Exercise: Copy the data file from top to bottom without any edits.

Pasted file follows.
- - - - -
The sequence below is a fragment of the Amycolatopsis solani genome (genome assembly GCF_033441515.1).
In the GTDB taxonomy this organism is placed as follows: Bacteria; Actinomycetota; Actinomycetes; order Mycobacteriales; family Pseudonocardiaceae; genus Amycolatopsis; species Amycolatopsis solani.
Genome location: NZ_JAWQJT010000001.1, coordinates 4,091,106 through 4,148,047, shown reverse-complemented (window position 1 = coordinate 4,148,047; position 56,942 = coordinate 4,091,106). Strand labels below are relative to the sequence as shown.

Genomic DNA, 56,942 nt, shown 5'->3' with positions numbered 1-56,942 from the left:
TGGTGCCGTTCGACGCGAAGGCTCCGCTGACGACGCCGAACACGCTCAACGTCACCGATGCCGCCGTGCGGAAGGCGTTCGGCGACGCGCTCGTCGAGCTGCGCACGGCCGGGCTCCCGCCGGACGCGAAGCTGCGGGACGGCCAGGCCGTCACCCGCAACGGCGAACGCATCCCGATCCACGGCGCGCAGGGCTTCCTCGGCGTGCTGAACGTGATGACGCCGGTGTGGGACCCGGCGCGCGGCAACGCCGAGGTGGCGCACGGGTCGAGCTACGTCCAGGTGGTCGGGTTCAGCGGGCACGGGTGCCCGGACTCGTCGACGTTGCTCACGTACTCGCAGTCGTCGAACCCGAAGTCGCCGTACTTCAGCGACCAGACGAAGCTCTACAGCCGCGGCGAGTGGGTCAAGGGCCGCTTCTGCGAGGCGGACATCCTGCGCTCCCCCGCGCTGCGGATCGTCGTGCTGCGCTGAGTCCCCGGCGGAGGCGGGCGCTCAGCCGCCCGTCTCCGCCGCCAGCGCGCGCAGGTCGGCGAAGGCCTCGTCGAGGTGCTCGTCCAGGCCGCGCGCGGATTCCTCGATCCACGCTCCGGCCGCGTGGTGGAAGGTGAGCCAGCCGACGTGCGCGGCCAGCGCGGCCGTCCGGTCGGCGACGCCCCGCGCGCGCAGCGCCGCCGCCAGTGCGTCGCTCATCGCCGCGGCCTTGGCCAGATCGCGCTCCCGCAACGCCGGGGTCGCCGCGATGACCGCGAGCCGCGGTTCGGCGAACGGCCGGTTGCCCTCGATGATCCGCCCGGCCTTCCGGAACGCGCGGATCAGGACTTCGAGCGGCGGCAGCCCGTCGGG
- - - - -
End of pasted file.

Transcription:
The sequence below is a fragment of the Amycolatopsis solani genome (genome assembly GCF_033441515.1).
In the GTDB taxonomy this organism is placed as follows: Bacteria; Actinomycetota; Actinomycetes; order Mycobacteriales; family Pseudonocardiaceae; genus Amycolatopsis; species Amycolatopsis solani.
Genome location: NZ_JAWQJT010000001.1, coordinates 4,091,106 through 4,148,047, shown reverse-complemented (window position 1 = coordinate 4,148,047; position 56,942 = coordinate 4,091,106). Strand labels below are relative to the sequence as shown.

Genomic DNA, 56,942 nt, shown 5'->3' with positions numbered 1-56,942 from the left:
TGGTGCCGTTCGACGCGAAGGCTCCGCTGACGACGCCGAACACGCTCAACGTCACCGATGCCGCCGTGCGGAAGGCGTTCGGCGACGCGCTCGTCGAGCTGCGCACGGCCGGGCTCCCGCCGGACGCGAAGCTGCGGGACGGCCAGGCCGTCACCCGCAACGGCGAACGCATCCCGATCCACGGCGCGCAGGGCTTCCTCGGCGTGCTGAACGTGATGACGCCGGTGTGGGACCCGGCGCGCGGCAACGCCGAGGTGGCGCACGGGTCGAGCTACGTCCAGGTGGTCGGGTTCAGCGGGCACGGGTGCCCGGACTCGTCGACGTTGCTCACGTACTCGCAGTCGTCGAACCCGAAGTCGCCGTACTTCAGCGACCAGACGAAGCTCTACAGCCGCGGCGAGTGGGTCAAGGGCCGCTTCTGCGAGGCGGACATCCTGCGCTCCCCCGCGCTGCGGATCGTCGTGCTGCGCTGAGTCCCCGGCGGAGGCGGGCGCTCAGCCGCCCGTCTCCGCCGCCAGCGCGCGCAGGTCGGCGAAGGCCTCGTCGAGGTGCTCGTCCAGGCCGCGCGCGGATTCCTCGATCCACGCTCCGGCCGCGTGGTGGAAGGTGAGCCAGCCGACGTGCGCGGCCAGCGCGGCCGTCCGGTCGGCGACGCCCCGCGCGCGCAGCGCCGCCGCCAGTGCGTCGCTCATCGCCGCGGCCTTGGCCAGATCGCGCTCCCGCAACGCCGGGGTCGCCGCGATGACCGCGAGCCGCGGTTCGGCGAACGGCCGGTTGCCCTCGATGATCCGCCCGGCCTTCCGGAACGCGCGGATCAGGACTTCGAGCGGCGGCAGCCCGTCGGG